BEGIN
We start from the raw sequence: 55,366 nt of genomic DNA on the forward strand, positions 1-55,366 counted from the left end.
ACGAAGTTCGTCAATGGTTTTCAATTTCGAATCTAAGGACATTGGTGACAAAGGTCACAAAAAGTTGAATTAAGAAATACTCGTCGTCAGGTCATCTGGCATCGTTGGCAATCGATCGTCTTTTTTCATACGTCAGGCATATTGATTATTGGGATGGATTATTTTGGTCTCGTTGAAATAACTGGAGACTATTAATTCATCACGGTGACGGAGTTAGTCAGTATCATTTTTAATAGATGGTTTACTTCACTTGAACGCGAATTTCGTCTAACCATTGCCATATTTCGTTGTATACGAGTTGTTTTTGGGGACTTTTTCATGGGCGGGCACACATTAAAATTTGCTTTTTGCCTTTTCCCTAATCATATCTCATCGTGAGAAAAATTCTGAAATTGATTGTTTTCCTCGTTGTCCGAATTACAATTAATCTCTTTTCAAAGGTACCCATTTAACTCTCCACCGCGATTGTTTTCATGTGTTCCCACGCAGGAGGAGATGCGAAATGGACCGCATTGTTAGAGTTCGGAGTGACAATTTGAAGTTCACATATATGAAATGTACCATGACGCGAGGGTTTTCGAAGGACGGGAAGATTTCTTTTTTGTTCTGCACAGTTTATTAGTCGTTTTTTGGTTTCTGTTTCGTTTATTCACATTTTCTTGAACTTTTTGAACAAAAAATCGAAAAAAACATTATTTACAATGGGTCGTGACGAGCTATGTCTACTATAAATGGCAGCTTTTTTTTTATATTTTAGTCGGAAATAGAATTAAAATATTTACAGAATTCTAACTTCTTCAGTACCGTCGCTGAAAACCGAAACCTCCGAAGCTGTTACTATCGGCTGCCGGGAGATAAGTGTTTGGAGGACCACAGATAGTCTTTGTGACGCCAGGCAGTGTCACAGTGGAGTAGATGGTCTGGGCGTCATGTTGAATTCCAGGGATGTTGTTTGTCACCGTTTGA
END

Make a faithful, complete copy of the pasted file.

We start from the raw sequence: 55,366 nt of genomic DNA on the forward strand, positions 1-55,366 counted from the left end.
ACGAAGTTCGTCAATGGTTTTCAATTTCGAATCTAAGGACATTGGTGACAAAGGTCACAAAAAGTTGAATTAAGAAATACTCGTCGTCAGGTCATCTGGCATCGTTGGCAATCGATCGTCTTTTTTCATACGTCAGGCATATTGATTATTGGGATGGATTATTTTGGTCTCGTTGAAATAACTGGAGACTATTAATTCATCACGGTGACGGAGTTAGTCAGTATCATTTTTAATAGATGGTTTACTTCACTTGAACGCGAATTTCGTCTAACCATTGCCATATTTCGTTGTATACGAGTTGTTTTTGGGGACTTTTTCATGGGCGGGCACACATTAAAATTTGCTTTTTGCCTTTTCCCTAATCATATCTCATCGTGAGAAAAATTCTGAAATTGATTGTTTTCCTCGTTGTCCGAATTACAATTAATCTCTTTTCAAAGGTACCCATTTAACTCTCCACCGCGATTGTTTTCATGTGTTCCCACGCAGGAGGAGATGCGAAATGGACCGCATTGTTAGAGTTCGGAGTGACAATTTGAAGTTCACATATATGAAATGTACCATGACGCGAGGGTTTTCGAAGGACGGGAAGATTTCTTTTTTGTTCTGCACAGTTTATTAGTCGTTTTTTGGTTTCTGTTTCGTTTATTCACATTTTCTTGAACTTTTTGAACAAAAAATCGAAAAAAACATTATTTACAATGGGTCGTGACGAGCTATGTCTACTATAAATGGCAGCTTTTTTTTTATATTTTAGTCGGAAATAGAATTAAAATATTTACAGAATTCTAACTTCTTCAGTACCGTCGCTGAAAACCGAAACCTCCGAAGCTGTTACTATCGGCTGCCGGGAGATAAGTGTTTGGAGGACCACAGATAGTCTTTGTGACGCCAGGCAGTGTCACAGTGGAGTAGATGGTCTGGGCGTCATGTTGAATTCCAGGGATGTTGTTTGTCACCGTTTGA